The U.S. Bishops had an unimpressive week at their biannual meeting.  That means this first paragraph will be boring.  But take heart!  It shall get better.  They approved three measures to help alleviate last year’s iteration of the sex abuse crisis, namely, the ex-cardinal Theodore McCarrick controversy.  First, they approved a way for a bishop to discipline another bishop within his diocese.  Next, they approved norms to codify Pope Francis’ February Conference on Sex Abuse results.   And finally, they approved a non-binding agreement to deal with bishops and have the same expectations of bishops as they do of their priests and deacons.  Yawn.  Boring and not very satisfying, and fairly useless in fixing the bishops’ mistakes concerning the sex abuse crisis.


For sure, the measures will be somewhat helpful.  But they do not undue the first mistake the bishops ever made concerning the issue of sexual abuse. That was the embrace of the legal system, both ecclesiastical and civil, as the first response to the crisis.  Sexual abuse by priests did not begin in 2002, but the Church stood on the cusp of a major decision that year.  How would the episcopacy treat this concern?  The bishops tried their best but failed.  Why? Of all the choices before them on how to handle the situation they decided to lawyer up.  They forsook their role as shepherds and cast their lot with lawyers, seeing themselves as CEOs with a need to protect the institution.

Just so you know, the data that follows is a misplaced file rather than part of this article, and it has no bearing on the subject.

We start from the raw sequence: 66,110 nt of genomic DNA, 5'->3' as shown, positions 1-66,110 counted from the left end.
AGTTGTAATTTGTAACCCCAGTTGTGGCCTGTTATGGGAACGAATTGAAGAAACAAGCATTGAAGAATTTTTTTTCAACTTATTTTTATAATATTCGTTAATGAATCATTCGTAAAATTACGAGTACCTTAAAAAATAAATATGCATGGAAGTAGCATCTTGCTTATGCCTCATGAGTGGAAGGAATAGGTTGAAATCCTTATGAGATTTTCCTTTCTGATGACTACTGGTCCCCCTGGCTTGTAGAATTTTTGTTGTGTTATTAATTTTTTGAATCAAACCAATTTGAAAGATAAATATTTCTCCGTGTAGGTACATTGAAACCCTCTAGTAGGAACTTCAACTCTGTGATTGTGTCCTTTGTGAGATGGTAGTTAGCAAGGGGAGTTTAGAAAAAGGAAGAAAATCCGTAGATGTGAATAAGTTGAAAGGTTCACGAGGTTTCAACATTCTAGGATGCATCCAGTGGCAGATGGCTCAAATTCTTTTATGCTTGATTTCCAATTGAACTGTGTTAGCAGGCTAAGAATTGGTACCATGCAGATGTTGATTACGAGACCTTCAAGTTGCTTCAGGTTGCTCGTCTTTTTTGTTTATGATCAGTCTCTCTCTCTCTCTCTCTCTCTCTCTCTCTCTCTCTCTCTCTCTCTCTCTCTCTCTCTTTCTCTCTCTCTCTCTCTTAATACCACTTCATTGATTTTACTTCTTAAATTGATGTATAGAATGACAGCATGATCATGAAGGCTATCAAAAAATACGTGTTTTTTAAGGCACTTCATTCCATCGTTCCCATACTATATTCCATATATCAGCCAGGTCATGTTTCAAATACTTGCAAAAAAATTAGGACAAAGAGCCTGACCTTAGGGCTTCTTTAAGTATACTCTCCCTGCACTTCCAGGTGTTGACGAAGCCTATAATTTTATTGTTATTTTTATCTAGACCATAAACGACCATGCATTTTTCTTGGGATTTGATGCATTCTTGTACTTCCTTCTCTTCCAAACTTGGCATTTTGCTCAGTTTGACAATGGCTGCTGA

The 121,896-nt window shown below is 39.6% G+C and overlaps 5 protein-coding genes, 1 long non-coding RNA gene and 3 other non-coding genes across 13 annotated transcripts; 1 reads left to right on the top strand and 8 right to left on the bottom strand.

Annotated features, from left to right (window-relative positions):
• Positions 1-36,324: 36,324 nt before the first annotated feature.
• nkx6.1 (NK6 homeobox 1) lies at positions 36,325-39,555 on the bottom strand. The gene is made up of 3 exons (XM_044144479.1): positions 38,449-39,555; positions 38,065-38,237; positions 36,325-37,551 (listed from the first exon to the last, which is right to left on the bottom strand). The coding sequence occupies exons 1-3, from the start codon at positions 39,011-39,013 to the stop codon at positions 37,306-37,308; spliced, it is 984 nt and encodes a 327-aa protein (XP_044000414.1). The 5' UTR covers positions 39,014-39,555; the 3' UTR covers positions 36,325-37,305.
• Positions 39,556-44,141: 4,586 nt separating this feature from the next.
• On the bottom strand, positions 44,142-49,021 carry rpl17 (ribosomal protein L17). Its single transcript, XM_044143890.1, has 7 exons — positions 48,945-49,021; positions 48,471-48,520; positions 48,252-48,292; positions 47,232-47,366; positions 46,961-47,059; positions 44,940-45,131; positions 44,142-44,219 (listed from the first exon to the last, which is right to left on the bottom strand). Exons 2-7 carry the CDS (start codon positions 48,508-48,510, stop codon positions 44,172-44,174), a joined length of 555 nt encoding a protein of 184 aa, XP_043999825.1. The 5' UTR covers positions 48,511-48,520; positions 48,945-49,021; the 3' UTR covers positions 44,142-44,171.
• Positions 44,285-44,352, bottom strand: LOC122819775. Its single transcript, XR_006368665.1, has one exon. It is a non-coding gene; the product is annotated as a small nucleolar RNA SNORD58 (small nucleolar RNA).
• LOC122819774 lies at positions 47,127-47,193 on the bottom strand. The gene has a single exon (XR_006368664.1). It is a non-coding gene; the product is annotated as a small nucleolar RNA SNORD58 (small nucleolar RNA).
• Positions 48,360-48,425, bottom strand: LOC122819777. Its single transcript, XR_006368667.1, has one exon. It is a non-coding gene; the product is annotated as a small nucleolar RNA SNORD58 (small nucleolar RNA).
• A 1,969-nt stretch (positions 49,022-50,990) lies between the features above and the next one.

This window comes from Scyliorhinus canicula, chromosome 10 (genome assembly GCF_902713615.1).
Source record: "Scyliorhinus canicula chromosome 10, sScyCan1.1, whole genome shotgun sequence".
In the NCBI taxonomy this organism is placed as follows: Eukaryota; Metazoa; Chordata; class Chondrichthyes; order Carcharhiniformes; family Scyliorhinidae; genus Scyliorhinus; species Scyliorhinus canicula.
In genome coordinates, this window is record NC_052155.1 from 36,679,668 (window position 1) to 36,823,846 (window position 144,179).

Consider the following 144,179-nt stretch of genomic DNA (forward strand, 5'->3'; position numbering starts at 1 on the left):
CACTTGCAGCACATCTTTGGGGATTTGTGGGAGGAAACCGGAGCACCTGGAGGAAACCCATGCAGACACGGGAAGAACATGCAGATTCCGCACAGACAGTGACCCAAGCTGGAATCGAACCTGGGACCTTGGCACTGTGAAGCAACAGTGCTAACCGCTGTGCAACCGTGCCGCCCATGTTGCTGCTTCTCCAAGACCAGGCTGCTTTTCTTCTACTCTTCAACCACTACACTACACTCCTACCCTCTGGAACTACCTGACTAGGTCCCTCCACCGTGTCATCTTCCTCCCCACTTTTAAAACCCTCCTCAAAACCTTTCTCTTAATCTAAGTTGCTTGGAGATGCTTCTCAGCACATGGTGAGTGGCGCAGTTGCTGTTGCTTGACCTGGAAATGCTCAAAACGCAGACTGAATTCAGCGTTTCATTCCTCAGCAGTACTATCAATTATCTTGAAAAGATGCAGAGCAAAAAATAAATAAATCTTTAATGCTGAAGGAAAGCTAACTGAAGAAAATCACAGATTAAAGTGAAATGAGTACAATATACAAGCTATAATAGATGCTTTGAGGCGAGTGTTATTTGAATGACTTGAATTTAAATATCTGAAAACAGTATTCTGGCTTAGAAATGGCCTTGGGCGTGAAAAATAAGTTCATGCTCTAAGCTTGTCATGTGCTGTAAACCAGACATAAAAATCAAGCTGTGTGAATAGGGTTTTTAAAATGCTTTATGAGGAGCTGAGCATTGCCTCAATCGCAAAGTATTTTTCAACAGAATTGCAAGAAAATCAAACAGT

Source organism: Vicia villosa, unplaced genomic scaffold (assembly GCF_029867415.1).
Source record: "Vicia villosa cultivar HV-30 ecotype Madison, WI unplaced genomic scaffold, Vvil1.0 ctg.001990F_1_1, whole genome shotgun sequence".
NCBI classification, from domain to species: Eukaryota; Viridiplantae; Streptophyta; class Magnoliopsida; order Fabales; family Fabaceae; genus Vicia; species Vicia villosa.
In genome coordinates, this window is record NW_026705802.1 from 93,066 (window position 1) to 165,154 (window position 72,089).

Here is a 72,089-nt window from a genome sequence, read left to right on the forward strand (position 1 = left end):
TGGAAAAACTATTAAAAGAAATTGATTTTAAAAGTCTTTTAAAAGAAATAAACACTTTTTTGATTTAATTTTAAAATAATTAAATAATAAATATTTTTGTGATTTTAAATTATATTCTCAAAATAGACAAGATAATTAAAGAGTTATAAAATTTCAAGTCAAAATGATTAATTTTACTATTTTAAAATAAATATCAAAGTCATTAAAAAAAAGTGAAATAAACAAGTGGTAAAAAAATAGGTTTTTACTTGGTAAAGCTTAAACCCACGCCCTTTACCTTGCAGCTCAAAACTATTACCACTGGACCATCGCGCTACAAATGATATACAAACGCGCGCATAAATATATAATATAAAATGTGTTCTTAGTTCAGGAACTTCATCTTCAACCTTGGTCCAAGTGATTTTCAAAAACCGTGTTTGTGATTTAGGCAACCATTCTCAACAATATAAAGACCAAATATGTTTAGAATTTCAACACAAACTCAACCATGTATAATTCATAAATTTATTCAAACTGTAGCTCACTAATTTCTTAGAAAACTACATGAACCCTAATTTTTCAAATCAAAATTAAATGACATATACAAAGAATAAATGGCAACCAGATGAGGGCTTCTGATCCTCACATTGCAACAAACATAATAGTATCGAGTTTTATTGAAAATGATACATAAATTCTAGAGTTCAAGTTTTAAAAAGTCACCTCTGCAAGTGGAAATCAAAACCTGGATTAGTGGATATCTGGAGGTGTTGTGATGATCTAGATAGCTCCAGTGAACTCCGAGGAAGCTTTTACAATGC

What happened next was not the lawyers’ fault.  They were simply doing what they had been asked to do by the Church.  Apply civil law, protect the institution, and keep the amounts dictated by lawsuits low enough to not bankrupt individual dioceses.  The bishops, of course, also tried to apply pastoral justice, trying to care for the victim and punishing the perpetrator.  It did not work out very well.  Casting their lot with the lawyers simply exacerbated a trend that had appeared decades before.  The bishops were relinquishing their role as shepherds and becoming CEOs, executives of their individual companies (dioceses) under the umbrella corporation of the Universal Catholic Church. Simply take a look at the United States Conference of Catholic Bishops’ meetings.  In their black suits and with somber demeanor, the bishops do not look or act like shepherds.  They look like Chief Executive Officers at worst and at best like those elderly bankers in the original Mary Poppins movie, totally out of touch with real life, anxious only to protect the wealth of the bank.  That sounds terribly harsh but the optics are clear–these meetings stress law and order, not pastoral care and practice.